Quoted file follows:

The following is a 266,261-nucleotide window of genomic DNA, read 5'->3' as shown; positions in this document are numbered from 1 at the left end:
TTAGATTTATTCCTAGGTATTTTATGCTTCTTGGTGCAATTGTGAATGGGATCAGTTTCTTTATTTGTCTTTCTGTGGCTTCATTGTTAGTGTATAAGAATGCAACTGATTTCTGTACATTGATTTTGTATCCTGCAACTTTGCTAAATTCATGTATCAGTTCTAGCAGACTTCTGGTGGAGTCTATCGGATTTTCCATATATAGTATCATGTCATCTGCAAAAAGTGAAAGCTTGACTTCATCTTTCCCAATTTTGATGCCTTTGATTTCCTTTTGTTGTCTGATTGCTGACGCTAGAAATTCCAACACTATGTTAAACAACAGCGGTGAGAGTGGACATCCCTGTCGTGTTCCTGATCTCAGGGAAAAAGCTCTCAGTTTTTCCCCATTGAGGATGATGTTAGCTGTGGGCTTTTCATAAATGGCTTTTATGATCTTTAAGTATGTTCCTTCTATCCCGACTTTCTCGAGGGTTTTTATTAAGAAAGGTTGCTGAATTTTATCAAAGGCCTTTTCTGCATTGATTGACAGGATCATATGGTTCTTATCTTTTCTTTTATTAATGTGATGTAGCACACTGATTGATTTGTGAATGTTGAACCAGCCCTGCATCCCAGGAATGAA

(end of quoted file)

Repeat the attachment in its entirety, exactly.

The following is a 266,261-nucleotide window of genomic DNA, read 5'->3' as shown; positions in this document are numbered from 1 at the left end:
TTAGATTTATTCCTAGGTATTTTATGCTTCTTGGTGCAATTGTGAATGGGATCAGTTTCTTTATTTGTCTTTCTGTGGCTTCATTGTTAGTGTATAAGAATGCAACTGATTTCTGTACATTGATTTTGTATCCTGCAACTTTGCTAAATTCATGTATCAGTTCTAGCAGACTTCTGGTGGAGTCTATCGGATTTTCCATATATAGTATCATGTCATCTGCAAAAAGTGAAAGCTTGACTTCATCTTTCCCAATTTTGATGCCTTTGATTTCCTTTTGTTGTCTGATTGCTGACGCTAGAAATTCCAACACTATGTTAAACAACAGCGGTGAGAGTGGACATCCCTGTCGTGTTCCTGATCTCAGGGAAAAAGCTCTCAGTTTTTCCCCATTGAGGATGATGTTAGCTGTGGGCTTTTCATAAATGGCTTTTATGATCTTTAAGTATGTTCCTTCTATCCCGACTTTCTCGAGGGTTTTTATTAAGAAAGGTTGCTGAATTTTATCAAAGGCCTTTTCTGCATTGATTGACAGGATCATATGGTTCTTATCTTTTCTTTTATTAATGTGATGTAGCACACTGATTGATTTGTGAATGTTGAACCAGCCCTGCATCCCAGGAATGAA